As Americans, we often take our standing as an economic powerhouse for granted, though in boardrooms and on Capitol Hill, political and business leaders achieved this feat through forward thinking and hard-fought policymaking.
For the most part over the course of the last 40 years, through Democratic and Republican presidents alike, our country embraced that role by expanding trade markets and enabling our nation’s companies to lead the world in innovation.
True to the roots of our country, much of that innovation and success can be attributed to the work of incredibly talented individuals and entrepreneurs, both American and foreign-born, who risked their livelihoods in pursuit of the American dream.
Unfortunately, some companies, in their pursuit of profits, left hard-working Americans behind, opting to move manufacturing centers abroad and outsourcing non-specialized work. While the globalized market revealed some outdated sectors in our economy, displaced workers have not been given adequate resources and training to compete for the high-skilled jobs demanded by today’s market.
During his recent speech to Congress, President Donald Trump signaled that our country was ready to move beyond the typical politics that have held our economy back. By finding new ways to grow our economy and prioritizing smart policies that will create more jobs for American workers, we can finally help those who were left behind.
Among the first steps the president should consider is reforming our outdated immigration system. Fortunately, it appears that Trump understands this issue, calling for an immigration system that prioritizes highly skilled workers by implementing a merit-based immigration system like those used by our allies Canada and Australia.
As we have seen in the past few decades, high-skilled immigrants offer tremendous opportunity for the American economy. Several Fortune 500 companies, and many bustling tech giants, are headed by immigrants — and the long-term benefits to the U.S. of welcoming the best and brightest are clear. Through their work, our economy finds new ways to innovate and creates more business for our companies so that new jobs can replace work that is no longer economically feasible.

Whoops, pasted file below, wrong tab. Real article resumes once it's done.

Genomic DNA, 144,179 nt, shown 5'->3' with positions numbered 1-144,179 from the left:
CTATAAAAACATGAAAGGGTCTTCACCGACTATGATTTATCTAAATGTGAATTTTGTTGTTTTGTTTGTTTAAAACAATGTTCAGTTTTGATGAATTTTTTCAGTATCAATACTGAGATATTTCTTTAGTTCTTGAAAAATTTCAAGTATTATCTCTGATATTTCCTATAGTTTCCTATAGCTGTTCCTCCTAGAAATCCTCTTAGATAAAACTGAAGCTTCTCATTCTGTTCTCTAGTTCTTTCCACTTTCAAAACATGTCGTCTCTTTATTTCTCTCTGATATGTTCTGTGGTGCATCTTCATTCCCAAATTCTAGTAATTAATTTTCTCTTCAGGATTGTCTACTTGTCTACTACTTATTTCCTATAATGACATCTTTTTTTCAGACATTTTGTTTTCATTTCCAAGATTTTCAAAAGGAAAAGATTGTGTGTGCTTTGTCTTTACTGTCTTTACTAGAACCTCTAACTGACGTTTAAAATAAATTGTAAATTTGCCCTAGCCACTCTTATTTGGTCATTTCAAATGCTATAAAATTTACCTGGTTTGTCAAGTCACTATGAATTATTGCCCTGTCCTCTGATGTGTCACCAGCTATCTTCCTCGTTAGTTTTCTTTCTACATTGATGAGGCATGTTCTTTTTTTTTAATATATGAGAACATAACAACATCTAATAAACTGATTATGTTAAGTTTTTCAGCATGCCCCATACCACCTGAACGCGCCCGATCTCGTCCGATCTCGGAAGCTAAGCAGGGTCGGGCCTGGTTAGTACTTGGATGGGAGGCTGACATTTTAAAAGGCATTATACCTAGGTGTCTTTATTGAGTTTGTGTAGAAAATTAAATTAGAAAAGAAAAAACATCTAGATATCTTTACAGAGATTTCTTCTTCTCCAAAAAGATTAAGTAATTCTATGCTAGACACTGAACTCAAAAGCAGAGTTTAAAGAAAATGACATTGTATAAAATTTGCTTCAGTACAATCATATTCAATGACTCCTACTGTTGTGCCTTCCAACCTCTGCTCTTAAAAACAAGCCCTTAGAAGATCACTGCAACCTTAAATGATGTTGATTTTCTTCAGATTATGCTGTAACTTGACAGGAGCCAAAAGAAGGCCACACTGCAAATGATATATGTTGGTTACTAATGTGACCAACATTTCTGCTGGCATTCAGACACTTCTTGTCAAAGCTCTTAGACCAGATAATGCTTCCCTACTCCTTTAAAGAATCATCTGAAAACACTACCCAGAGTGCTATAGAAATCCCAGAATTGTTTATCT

High-skilled, specialized immigration has led to a growth in jobs for all Americans and has pushed our lawmakers to pursue policies that focus on retraining workers and promoting science, technology, engineering and math education among our own students. We are now finally starting to produce the workforce needed in this 21st century economy, but it is not yet enough.
Despite the hard work being done to educate and produce our own pool of highly specialized talent, the Bureau of Labor Statistics estimates a need for approximately 1 million more STEM professionals over the next decade than our nation can produce. That means the only solution is to welcome additional talent from abroad. If we fail to fill these positions in the short term, our tech industry will fail to grow — or even be forced to move abroad to accommodate their thirst for global talent, leaving our own future STEM graduates struggling to find work.
Exacerbating our difficulties is the fact that we are showing the door to thousands of STEM graduates who attend our universities by making it almost impossible for them to immigrate to the U.S. after getting their degree. Given that we are already investing resources in them, a high-skilled worker visa should come stapled with a STEM degree.
A recent survey of hiring managers details the real difficulty of finding the talent our workforce requires — as nearly 8 out of 10 respondents say they have been forced to invest more money in recruiting, and 82 percent report that hiring a foreign-born worker costs just as much or more as hiring American workers. Increasing the difficulty to find workers crucial to the success of our developing technology sector, among others, only disadvantages them.
Recently, Professor Matthew Slaughter, dean of Dartmouth’s Tuck School of Business, wrote about the real, tangible cost to the U.S. economy of allocating fewer skilled-immigrant visas than companies need, noting that the U.S. ranked 9th out of 10 competitor countries based on best immigration policies to promote economic growth. In his paper, published by the American Competitiveness Alliance, Slaughter notes that companies that cannot hire talented immigrants in the U.S. hire outside America, or don’t hire at all.
Americans agree that we need to welcome in top talent, as a recent Morning Consult/Politico poll shows, three-fifths of voters believe that we should maintain or increase the H-1B high-skilled worker visa program. This issue must be treated separately from the other facets of immigration reform. Surely our immigration system must be overhauled, as I advocated during my time in the U.S. Senate, but grouping support for tightening and enforcing current immigration laws into this issue is not smart policymaking.
The president has committed to restarting the engine of the American economy by “making it easier for companies to do business in the United States.” We must also ensure that promise encompasses our businesses’ ability to innovate and compete in this 21-century global economy.
That requires us to pursue and welcome those who bring the skills needed to achieve and jump-start our economy.
Kay Bailey Hutchison is co-chairwoman of the American Competitiveness Alliance and a former United States senator from Texas. She wrote this for The Dallas Morning News.